Over the past year, the Government has announced new measures and sources of funding to improve pre-school education in Singapore.
In addition to incentivising operators to hire more qualified teachers at better salaries, proposing schemes to keep pre-school affordable for low- and middle-income families and offering more scholarship money for prospective teachers, the creation of 16,000 more pre-school places is envisioned by 2017.
More places mean more choice for parents, which should be especially welcome news to working mums and dads if centres are nearer their homes or jobs. Yet, it also means, at least in the short run, that the shortage of teachers is likely to be an issue with which the sector will continue to grapple.
BIG LEAK IN THE PIPELINE
High teacher turnover at the pre-school level is a feature of Singapore and among the factors that account for its relatively low ranking globally in pre-school quality.
The Lien Foundation’s 2012 Vital Voices for Vital Years report, which examined the views of leaders in Singapore’s early childhood (ECE) sector, found their top concern was a shortage of teachers due to turnover.
Teachers leave the field due to pay and other working conditions, so it is important to figure out ways to keep them in the field to mitigate the shortage. However, there is another group that figures less often in the policy discussion: The individuals who train as early childhood educators but never enter the field.
While hard statistics on the number of those leaving prior to starting an ECE career are difficult to come by, it is commonly understood to be relatively high by those who run training programmes in early childhood education. The latest Ministry of Manpower (MOM) figures show that only 56.5 per cent of fresh ECE graduates from polytechnics are in the labour force — a much lower percentage than many other diploma holders.
Some have certainly gone on for further full-time studies, but those numbers are relatively small. Thus, there is a problem of “leakage” in the pipeline of early childhood teachers.
This represents a social loss in terms of the government subsidies for their education, as well as a personal loss in terms of the time and energy invested by students in a career they ultimately decline.
How can we increase the flow from training classroom to pre-school classroom? We need to better understand the reasons of those leaving the field before really entering it.
REASONS FOR DERAILMENT
Recently, I conducted a survey of diploma students (the minimum qualification necessary to teach pre-school) who are training as early childhood teachers. Fewer than half (48 per cent) declared themselves “very likely” to go into a career teaching young children.
In some ways, that should not be surprising; it is only in the actual pursuit of a career that sometimes we learn it does not suit us.
Still, given that the vast majority of them gave a love for children as their main reason for pursuing the subject, followed closely by a love of teaching, it is worth asking what derails the plans of those who start out with a passion for teaching children.
When asked why students leave the field, by far the most important reason given was low salaries (over 60 per cent said it was “very important” and another 35 per cent thought it was at least somewhat important).
Many also cited the low prestige of the profession, but equally important was being turned off by their experience in the mandatory practicum. The lack of professional autonomy was another important explanation.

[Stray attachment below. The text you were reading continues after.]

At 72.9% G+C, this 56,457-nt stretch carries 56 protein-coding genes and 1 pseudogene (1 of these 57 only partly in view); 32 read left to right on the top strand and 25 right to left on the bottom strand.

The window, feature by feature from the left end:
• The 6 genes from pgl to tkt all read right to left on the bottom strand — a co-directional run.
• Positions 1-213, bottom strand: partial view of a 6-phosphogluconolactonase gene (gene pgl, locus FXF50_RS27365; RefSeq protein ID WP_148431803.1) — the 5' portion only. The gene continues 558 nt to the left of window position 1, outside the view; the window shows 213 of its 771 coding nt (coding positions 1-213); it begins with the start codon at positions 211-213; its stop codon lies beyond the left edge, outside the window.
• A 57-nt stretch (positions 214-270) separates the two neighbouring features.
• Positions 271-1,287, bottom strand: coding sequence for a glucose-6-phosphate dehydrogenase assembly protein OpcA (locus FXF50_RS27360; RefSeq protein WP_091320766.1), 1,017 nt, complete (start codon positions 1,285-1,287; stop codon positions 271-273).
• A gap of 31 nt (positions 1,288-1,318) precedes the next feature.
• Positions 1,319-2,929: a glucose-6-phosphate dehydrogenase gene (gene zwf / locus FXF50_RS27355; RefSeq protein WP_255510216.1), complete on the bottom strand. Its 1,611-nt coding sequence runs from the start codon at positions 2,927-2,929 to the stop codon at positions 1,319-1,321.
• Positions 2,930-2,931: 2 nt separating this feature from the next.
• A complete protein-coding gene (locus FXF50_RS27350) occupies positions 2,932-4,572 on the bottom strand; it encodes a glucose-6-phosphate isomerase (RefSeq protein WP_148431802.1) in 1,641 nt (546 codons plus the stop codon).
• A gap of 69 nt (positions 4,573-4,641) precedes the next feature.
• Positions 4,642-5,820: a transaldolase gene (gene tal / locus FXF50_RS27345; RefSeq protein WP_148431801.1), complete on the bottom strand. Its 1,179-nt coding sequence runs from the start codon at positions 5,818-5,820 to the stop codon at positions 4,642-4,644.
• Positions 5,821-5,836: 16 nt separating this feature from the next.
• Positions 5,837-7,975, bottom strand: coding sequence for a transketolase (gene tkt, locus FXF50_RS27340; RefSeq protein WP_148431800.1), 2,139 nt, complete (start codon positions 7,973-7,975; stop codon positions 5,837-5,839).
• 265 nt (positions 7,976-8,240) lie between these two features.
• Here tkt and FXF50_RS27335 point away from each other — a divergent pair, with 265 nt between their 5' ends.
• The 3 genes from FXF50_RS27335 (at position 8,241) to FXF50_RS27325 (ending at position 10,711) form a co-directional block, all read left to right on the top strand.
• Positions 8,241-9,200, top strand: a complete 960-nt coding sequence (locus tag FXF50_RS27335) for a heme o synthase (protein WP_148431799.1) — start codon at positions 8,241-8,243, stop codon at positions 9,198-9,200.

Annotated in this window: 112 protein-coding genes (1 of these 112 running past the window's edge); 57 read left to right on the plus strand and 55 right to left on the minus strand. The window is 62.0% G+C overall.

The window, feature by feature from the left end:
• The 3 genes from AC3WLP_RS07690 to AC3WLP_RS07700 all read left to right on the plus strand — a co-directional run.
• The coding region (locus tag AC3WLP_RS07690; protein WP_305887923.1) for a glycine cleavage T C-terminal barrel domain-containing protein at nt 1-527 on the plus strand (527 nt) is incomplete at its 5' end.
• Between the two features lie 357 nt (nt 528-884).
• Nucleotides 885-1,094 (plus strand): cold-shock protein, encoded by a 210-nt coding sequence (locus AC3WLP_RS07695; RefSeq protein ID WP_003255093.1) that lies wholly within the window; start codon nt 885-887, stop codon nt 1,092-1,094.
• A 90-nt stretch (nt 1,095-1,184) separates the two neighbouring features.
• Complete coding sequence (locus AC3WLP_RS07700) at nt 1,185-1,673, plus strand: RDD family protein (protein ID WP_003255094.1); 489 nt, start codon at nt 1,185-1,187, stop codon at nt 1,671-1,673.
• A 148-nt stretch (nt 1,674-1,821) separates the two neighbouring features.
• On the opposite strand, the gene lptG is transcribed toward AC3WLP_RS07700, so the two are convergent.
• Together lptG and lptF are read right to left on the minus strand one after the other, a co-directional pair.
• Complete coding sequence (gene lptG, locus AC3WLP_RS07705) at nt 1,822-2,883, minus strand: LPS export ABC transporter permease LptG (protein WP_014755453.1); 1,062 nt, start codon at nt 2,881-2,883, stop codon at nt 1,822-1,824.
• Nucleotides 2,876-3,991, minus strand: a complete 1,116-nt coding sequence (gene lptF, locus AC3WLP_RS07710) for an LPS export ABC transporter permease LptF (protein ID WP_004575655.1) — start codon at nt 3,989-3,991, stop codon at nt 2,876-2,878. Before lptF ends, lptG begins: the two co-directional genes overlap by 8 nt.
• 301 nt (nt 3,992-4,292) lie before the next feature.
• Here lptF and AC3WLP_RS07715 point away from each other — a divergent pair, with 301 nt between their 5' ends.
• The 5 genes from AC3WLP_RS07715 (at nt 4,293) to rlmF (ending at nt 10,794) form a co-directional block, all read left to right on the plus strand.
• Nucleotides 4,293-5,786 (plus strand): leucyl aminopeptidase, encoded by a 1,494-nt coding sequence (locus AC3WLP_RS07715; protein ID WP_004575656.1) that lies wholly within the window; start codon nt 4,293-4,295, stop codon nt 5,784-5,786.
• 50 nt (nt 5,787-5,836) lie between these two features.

What are we to make of such responses? How can we combat those perceptions in order to ensure that more trained professionals do indeed enter the field, and to coax back some of those individuals who are accredited to teach but have chosen not to?
SALARIES CATCHING UP, BUT…
In terms of salaries and professional prestige, it is true that the ECE sector has lagged behind other professions, but that is beginning to change. Over the past six years, starting salaries for diploma holders in early childhood have increased rapidly and faster than comparable fields such as communications, accounting and business studies.
In 2007, according to MOM data, starting salaries for ECE diplomas were, at S$1,200, roughly 12 per cent lower than those fields but, by 2012 (the last year for which figures are available), ECE starting salaries for diploma holders were S$1,900 and just marginally better than those other fields.
At the degree level, too, ECE salaries are catching up. In 2007, starting pre-school wages were 69 per cent of the overall average earnings for new university graduates; today, with starting salaries averaging between S$2,400 and S$2,600, they are between 80 and 87 per cent of the average starting salary for all degree holders.
As salaries continue to increase and the public discussion of the importance of early childhood education advances, the status of the profession is likely to rise as well.
As the data show, though, it is not just about salary. The professional climate where teachers carry out their work needs to improve.
The Ministry of Education’s kindergarten curriculum framework sees early childhood teachers as skilled facilitators who use their deep knowledge to promote children’s learning and development — but they are not always treated as such in the workplace.
As teachers come to the field with better training, the leadership of centres must give them the support, mentoring, resources and autonomy to do their jobs creatively and skilfully. Doing so will not only help retain existing teachers but may help reignite the passion for ECE of those who leave the field before they enter.
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